Developing a customer service training programme

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When developing a Customer Service Training Programme, there are a number of simple training approaches you can take. This article offers some useful tips and advice, covering the main considerations and principles.

For specific training activities and exercises please see customer service training ideas.

Here are the nine main principles of how to develop a customer service training programme:

  • Analyse your current successes and challenges in delivering customer service
    Review your current levels of customer satisfaction from surveys, mystery shopper exercises and customer complaints. In addition, capture the volume and nature of each to ensure you focus on the critical aspects first and can measure the outcome of the training.
  • Focus on customer service attitudes, behaviours and skills within the training
    Use exercises and activities in which staff can get practically involved. As a result, staff will be able to highlight issues that prevent great customer service and make suggested improvements. Consequently, this will help to embed a positive mindset shift.

    Need help? Try our customer service training.

  • Review how your customer service standards are captured and communicated
    We recommend a review of your organisation’s customer service standards with a view to embedding them during the training itself, as well as at team briefings etc.

    However, if you have a small team you may not have any customer service standards. In this case, you may wish to consider using some time before hand or some of the training time to capture the staff’s view on what the standard should be. As a result, this will really help enhance staff commitment to delivering excellent customer service.

  • Involve and empower team leaders and managers
    Ask team leaders and managers to review your plans for customer service training. Provide an overview of the training session, so that they reinforce the learning with follow up coaching and support. In addition, ask the managers to provide you with feedback on the changes they have observed following the training and share information on the overall progress made.

    Importantly, ensure team leaders and managers are well equipped at problem solving and are able to overcome most barriers to resolving customer service issues. For example, you could get a senior manager to introduce the first training session to explain why this is so important. Managers that are more willing may even support you with practical demonstrations and sharing of knowledge.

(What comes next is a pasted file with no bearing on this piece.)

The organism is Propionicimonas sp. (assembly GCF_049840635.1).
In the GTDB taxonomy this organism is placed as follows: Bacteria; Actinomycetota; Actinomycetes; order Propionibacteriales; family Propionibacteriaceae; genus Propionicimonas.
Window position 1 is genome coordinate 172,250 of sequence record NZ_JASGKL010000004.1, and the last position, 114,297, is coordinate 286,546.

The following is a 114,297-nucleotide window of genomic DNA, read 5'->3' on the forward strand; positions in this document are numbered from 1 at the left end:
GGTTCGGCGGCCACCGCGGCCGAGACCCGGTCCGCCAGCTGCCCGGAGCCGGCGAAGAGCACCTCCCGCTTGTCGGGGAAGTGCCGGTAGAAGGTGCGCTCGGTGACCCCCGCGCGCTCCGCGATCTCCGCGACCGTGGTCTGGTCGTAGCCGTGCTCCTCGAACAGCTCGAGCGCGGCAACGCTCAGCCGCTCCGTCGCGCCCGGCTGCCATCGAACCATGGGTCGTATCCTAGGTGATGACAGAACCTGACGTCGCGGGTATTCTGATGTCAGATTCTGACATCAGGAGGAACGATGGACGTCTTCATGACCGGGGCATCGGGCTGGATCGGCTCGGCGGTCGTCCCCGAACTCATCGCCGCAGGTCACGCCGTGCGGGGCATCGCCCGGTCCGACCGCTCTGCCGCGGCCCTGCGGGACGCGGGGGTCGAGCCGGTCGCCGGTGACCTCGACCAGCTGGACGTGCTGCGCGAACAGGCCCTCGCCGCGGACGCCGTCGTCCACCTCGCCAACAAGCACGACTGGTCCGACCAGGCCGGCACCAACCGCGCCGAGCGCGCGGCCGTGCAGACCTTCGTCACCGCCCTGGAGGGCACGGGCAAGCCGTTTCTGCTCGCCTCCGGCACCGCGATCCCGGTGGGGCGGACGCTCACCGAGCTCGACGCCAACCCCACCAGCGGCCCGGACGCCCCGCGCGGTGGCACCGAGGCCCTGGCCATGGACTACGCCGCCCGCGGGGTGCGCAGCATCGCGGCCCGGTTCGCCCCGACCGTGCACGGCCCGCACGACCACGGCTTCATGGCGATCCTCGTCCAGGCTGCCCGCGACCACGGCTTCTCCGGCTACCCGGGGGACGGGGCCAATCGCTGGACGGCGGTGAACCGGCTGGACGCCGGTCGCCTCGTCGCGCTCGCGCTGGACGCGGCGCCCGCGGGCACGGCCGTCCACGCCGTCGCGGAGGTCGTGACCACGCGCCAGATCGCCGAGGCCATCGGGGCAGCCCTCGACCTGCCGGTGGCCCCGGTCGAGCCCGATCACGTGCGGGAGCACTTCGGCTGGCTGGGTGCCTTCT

• Involve the staff in the ongoing development of the training
    Survey the staff first to ensure you focus on their needs and incorporate their ideas. Then ensure you capture and feedback on their ideas and suggestions for how to improve customer service. In addition, after the training, ask staff how they would like to keep the momentum going afterwards. For example, customer service forums could be set up, as well as using features within daily briefings and team meetings.

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  • Reward excellent customer service
    Reward good service through your normal methods of performance reviews, as well as considering a ‘Customer Service Excellence’ Reward Scheme. For example, high scoring employees could win a customer service excellence award, say on a monthly basis. Successful schemes usually involve nominations from staff themselves, as well as managers and team leaders monitoring customer feedback.
  • Measure the outcome of the training programme
    Return to your initial results from the surveys, mystery shoppers and complaint records after a set period of time, say on a quarterly basis. As a result, you will be able to measure and communicate the improvements, as well as the focus for the next quarter.

    Also consider some complaint training for customer-facing staff.

  • Celebrate the success of the training
    Involve all the staff and thank them for their contributions and support. You can achieve this in numerous ways, but one important factor is that the "thank you" comes from the top of the organisation. Ideally, the senior company representative should do this face to face, or by video link in larger multi-site organisations where geographical limitations exist.
  • In build learning into future training
    Capture the key successes and lessons learnt through the customer service training programme. In addition, ensure that other people in your company can easily access and utilise this valuable information.

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